November 19, 2009

leaves like butterflies

I’m sitting at my computer, the cursor blinking. Unforgiving. How am I to write about the conservative influences on France’s Third Republic or “l’Affaire Dreyfus” when all I can think about is what a coward I’ve become? Cowardly in that the very thing that has afforded me stability and a creative outlet my whole life is now falling short of expectation: my words. My speech. My voice. And I’m not talking about my appalling inability to not so much as flounder around an essay topic in French (although that is particularly apropos this evening as well). My disappointment springs from my inability to talk to Him.

Who is Him, you ask? Well, take your pick.

Life (the one in the black t-shirt with a predilection for winding roads and evenings of stargazing)? God? My father? My brothers? My blue-eyed best friend of yesteryear? That Canadian waiter in Edinburgh? The dozen or so men in my dance class who have to deal with my blundering, maladroit version of the Viennese waltz?

Dance isn’t such a bad analogy for this. Part of my problem in the face of constantly being told to “Relax!” is that… well, it seems nigh impossible. I have a hard time trusting that those sweaty-handed men can really get me anywhere without a fatal crash into the wall or, worse yet, an innocent passerby. Often, I am being swirled and spun into a dizzy frenzy, flying backwards and all the while never knowing when I’ll feel secure again. I want to love that feeling. I crave to love it. Yet, even after every vow to myself that today will be different, today I will relax, today I will trust… today becomes another fractured dream. My dancing will always be gauche as long as I refuse to surrender that little part of me to another person, or to my own embodiment even. And probably so will my life.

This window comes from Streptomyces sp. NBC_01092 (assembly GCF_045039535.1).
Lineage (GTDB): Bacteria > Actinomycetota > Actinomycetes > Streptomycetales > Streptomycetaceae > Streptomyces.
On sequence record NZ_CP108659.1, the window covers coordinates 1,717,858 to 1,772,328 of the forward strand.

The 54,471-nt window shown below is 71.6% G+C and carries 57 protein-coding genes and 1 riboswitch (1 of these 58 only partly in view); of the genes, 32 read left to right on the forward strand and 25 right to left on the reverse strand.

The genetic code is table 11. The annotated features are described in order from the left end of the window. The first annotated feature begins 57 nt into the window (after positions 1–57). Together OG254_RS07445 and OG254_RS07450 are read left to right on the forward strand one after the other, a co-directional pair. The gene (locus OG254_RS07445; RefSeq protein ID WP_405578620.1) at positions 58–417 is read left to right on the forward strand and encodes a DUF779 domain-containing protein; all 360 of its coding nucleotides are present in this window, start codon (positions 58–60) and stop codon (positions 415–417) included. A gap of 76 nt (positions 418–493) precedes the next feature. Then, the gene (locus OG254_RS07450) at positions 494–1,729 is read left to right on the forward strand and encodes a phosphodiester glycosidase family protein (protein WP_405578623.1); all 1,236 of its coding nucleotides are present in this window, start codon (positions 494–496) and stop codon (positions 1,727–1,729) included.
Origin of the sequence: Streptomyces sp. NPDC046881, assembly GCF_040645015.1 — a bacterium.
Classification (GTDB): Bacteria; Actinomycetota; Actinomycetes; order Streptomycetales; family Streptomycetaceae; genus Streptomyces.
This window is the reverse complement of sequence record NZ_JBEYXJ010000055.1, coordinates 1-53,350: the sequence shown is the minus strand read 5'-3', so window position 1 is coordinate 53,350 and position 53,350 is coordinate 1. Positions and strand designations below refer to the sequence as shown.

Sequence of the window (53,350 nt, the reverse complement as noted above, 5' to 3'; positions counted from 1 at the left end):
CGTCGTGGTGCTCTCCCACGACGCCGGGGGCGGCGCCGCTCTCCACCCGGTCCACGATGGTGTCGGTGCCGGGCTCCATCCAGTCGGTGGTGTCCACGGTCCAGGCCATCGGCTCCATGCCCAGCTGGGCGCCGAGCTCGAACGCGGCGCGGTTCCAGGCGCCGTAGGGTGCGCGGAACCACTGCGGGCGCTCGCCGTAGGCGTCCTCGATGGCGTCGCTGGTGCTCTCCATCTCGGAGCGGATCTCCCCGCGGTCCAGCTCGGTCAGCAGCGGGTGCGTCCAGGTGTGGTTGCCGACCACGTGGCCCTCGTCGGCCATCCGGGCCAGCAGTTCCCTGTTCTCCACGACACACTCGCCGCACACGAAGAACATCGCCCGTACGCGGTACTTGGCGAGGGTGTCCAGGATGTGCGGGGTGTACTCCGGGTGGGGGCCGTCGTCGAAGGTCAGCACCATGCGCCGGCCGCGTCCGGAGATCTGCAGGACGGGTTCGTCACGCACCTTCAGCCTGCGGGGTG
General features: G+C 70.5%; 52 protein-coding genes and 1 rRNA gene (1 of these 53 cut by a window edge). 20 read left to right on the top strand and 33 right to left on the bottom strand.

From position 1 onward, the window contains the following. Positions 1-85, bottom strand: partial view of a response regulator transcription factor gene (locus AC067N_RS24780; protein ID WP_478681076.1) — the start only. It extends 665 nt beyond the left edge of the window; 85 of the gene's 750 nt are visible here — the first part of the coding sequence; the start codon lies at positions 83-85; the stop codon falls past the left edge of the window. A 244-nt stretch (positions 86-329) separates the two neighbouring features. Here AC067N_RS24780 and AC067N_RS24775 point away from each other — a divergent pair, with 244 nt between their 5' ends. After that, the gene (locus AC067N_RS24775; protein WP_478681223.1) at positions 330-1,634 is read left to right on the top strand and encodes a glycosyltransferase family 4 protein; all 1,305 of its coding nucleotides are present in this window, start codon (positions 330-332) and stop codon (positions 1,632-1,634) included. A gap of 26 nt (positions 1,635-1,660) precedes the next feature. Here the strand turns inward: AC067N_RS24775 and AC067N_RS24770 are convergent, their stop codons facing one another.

I don’t mean for this to be a postmodern lament on how my marginalized voice leads to a fractured identity, resulting in my disembodiment and consequent loss of phenomenological experience. (You can thank my literary theory courses for such lofty explanations.) Alls I really need is a good, hearty dose of courage. And maybe some chocolate milk. We Americans have this awful habit of saying “Good luck,” as though we move through our lives helplessly at the mercy of this Luck, who occasionally smiles down on the fortunate. Luck is kind of a fair-weather friend, though. I’ve found that the equivalent French phrase is much more awesome, as the French are wont to be: “Bon courage.” It’s not about happenstance anymore, it’s about having courage to face what lies before you and to tackle those things head-on.

I probably shouldn’t tackle anyone from my dance class head-on. But I should probably pretend to be graceful until the blessed day that I actually am.

Perhaps all of this is why, as I was contemplating what to post about, the first thing that came to mind was a butterfly-shaped leaf I found on campus. That is a much simpler topic.

The moments of happiness—not the sense of well-being,
Fruition, fulfillment, security or affection,
Or even a very good dinner, but the sudden illumination—
We had the experience but missed the meaning,
And approach to the meaning restores experience
In a different form, beyond any meaning
We can assign to happiness

Writing means never missing the meaning. Living means never missing the experience. I kind of need both. As always, salvation lies in the balance.

1 comment:

  1. Balance, huh? Always balance.

    Thanks for writing. It was my butterfly-shaped leaf today.